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The Complete Poems of Emily Brontë from Emily Brontë

Come, Walk With Me

Come, walk with me,
There's only thee
To bless my spirit now -
We used to love on winter nights
To wander through the snow;
Can we not woo back old delights?
The clouds rush dark and wild
They fleck with shade our mountain heights
The same as long ago
And on the horizon rest at last
In looming masses piled;
While moonbeams flash and fly so fast
We scarce can say they smiled -

Come walk with me, come walk with me;
We were not once so few
But Death has stolen our company
As sunshine steals the dew -
He took them one by one and we
Are left the only two;

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Come Hither, Child

Come hither, child; who gifted thee
With power to touch that string so well?
How darest thou rouse up thoughts in me,
Thoughts that I would--but cannot quell?

Nay, chide not, lady; long ago
I heard those notes in Elbe hall,
And had I known they'd waken woe
I'd weep their music to recall.

But thus it was: one festal night
When I was hardly six years old
I stole away from crowds and light
And sought a chamber dark and cold.

I had no one to love me there,
I knew no comrade and no friend;
And so I went to sorrow where
Heaven, only heaven saw me bend.

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Far, Far Away Is Mirth Withdrawn

Far, far away is mirth withdrawn
'Tis three long hours before the morn
And I watch lonely, drearily
So come thou shade commune with me

Deserted one ! thy corpse lies cold
And mingled with a foreign mould
Year after year the grass grows green
Above the dust where thou hast been.

I will not name thy blighted name
Tarnished by unforgotton shame
Though not because my bosom torn
Joins the mad world in all its scorn.

Thy phantom face is dark with woe
Tears have left ghastly traces there,
Those ceaseless tears ! I wish their flow
Could quench thy wild despair.

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The battle had passed from the height

The battle has passed from the height,
And still did evening fall;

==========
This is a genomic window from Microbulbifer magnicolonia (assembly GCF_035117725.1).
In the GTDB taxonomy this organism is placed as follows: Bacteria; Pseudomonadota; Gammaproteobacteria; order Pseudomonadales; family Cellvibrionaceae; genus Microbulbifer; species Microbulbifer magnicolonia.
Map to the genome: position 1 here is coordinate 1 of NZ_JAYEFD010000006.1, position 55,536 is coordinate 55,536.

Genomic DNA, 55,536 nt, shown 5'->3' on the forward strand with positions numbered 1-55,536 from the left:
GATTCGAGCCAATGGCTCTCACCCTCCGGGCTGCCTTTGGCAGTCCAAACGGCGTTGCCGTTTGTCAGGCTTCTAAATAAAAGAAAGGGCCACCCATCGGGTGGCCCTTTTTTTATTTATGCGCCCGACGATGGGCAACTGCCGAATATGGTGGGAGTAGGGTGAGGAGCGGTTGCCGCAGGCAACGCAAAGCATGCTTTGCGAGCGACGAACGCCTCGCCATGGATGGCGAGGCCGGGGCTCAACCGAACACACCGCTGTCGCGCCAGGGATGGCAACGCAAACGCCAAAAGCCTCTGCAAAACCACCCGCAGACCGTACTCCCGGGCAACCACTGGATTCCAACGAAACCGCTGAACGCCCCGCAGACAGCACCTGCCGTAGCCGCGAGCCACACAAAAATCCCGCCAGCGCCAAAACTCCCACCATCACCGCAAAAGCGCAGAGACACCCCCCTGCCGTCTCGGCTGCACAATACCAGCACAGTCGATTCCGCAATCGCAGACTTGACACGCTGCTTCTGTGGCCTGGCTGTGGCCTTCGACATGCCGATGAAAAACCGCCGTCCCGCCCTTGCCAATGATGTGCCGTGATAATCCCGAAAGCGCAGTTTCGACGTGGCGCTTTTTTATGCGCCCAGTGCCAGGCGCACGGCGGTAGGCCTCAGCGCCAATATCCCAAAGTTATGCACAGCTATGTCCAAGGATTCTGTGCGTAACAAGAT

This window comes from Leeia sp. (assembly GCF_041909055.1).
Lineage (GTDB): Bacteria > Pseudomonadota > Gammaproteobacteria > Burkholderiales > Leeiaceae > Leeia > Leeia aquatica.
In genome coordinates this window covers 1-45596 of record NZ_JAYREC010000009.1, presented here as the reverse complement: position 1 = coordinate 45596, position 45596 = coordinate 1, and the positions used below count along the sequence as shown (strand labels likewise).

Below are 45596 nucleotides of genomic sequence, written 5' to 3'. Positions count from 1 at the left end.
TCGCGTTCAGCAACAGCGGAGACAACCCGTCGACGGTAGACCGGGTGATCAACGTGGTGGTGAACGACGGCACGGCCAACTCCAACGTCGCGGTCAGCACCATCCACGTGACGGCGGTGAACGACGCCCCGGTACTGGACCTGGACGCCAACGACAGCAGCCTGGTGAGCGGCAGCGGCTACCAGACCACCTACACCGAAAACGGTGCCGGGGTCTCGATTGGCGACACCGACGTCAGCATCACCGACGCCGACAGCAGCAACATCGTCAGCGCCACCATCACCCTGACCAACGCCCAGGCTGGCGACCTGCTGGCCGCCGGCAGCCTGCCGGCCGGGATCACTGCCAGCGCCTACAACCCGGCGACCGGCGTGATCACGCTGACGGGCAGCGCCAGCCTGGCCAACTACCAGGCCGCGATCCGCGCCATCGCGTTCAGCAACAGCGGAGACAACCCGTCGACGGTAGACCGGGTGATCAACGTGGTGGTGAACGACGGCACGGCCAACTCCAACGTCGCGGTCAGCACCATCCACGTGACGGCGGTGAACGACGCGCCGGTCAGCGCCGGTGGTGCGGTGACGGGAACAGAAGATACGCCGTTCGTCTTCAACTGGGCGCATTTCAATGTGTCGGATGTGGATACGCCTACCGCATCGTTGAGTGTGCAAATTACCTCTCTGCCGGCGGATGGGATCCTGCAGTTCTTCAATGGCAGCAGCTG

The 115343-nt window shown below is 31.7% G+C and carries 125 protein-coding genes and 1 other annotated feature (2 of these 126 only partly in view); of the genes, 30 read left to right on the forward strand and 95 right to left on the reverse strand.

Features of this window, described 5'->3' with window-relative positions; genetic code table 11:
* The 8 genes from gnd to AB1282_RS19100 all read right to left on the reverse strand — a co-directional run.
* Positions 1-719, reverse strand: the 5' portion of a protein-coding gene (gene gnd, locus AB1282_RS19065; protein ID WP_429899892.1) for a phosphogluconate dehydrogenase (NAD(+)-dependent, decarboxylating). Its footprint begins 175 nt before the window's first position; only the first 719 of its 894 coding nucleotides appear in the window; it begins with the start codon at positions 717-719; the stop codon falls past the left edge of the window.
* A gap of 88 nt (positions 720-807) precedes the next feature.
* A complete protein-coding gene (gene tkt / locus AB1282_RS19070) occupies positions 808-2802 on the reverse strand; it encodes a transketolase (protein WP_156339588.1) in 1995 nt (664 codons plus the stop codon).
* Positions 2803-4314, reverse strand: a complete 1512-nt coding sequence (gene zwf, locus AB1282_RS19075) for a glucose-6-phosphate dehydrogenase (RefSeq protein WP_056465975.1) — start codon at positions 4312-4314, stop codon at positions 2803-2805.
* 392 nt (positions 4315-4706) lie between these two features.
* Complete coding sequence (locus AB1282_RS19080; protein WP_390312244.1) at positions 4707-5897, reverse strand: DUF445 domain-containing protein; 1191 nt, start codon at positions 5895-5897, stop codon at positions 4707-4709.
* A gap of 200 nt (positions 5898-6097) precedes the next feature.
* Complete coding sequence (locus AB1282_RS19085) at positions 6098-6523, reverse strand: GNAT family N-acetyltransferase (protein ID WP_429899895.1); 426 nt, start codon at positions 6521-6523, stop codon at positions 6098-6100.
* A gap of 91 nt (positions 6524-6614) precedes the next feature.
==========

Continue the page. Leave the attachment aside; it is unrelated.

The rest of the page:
While heaven with its restful night
Gloriously canopied all.

The dead around were sleeping
On heath and granite grey,
And the dying their last watch were keeping
In the closing of the day.

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How golden bright from earth and heaven
The summer day declines!
How gloriously o'er land and sea

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poem by Emily Brontë from The Complete Poems of Emily Brontë (1908)Report problemRelated quotes
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I See Around Me Tombstones Grey

I see around me tombstones grey
Stretching their shadows far away.
Beneath the turf my footsteps tread
Lie low and lone the silent dead -
Beneath the turf - beneath the mould -
Forever dark, forever cold -
And my eyes cannot hold the tears
That memory hoards from vanished years
For Time and Death and Mortal pain
Give wounds that will not heal again -
Let me remember half the woe
I've seen and heard and felt below,
And Heaven itself - so pure and blest,
Could never give my spirit rest -
Sweet land of light! thy children fair
Know nought akin to our despair -
Nor have they felt, nor can they tell
What tenants haunt each mortal cell,
What gloomy guests we hold within -
Torments and madness, tears and sin!

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I saw thee, child, one summer day

I saw thee, child, one summer day
Suddenly leave thy cheerful play,
And in the green grass lowly lying
I listened to thy mournful sighing.

I knew the wish that waked that wail,
I knew the source whence sprung those tears;
You longed for fate to raise the veil
That darkened over coming years.

The anxious prayer was heard, and power
Was given me in that silent hour
To open to an infant's eye
The portals of futurity.

But, child of dust, the fragrant flowers,
The bright blue flowers and velvet sod,
Were strange conductors to the bowers
Thy daring footsteps must have trod.

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The night of storms has past

High waving heather'neath stormy blasts bending,
Midnight and moonlight and bright shining stars;
Darkness and glory rejoicingly blending,
Each rising to heaven and heaven descending;
Man's spirit away from the drear dungeon sending,
Bursting the fetters and breaking the bars.

All down the mountain-sides wild forests lending
The mighty voice to the life-giving wind;
Rivers their banks in the jubilee bending,
Fast through the valleys a reckless course wending,
Wilder and deeper their waters extending,
Leaving a desolate desert behind.

Shining and lowering, and swelling and dying,
Changing for ever from midnight to noon;
Roaring like thunder, like soft music sighing,
Shadows on shadows advancing and flying;
Lightning-bright flashes the deep gloom defying,
Coming as swiftly and fading as soon.

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O God of Heaven! The dream of horror

O God of heaven! The dream of horror,
The frightful dream is over now;
The sickened heart, the blasting sorrow,
The ghastly night, the ghastlier morrow,
The aching sense of utter woe.

The burning tears that would keep welling,
The groan that mocked at every tear,
That burst from our dreary dwelling,
As if each gasp were life expelling,
But life was nourished by despair.

The tossing and the anguished pining,
The grinding teeth and starting eye;
The agony of still repining,
when not a spark of hope was shining
From gloomy fate's reletless sky.

The impatient rage, the useless shrinking
From thoughts that yet could not be borne;

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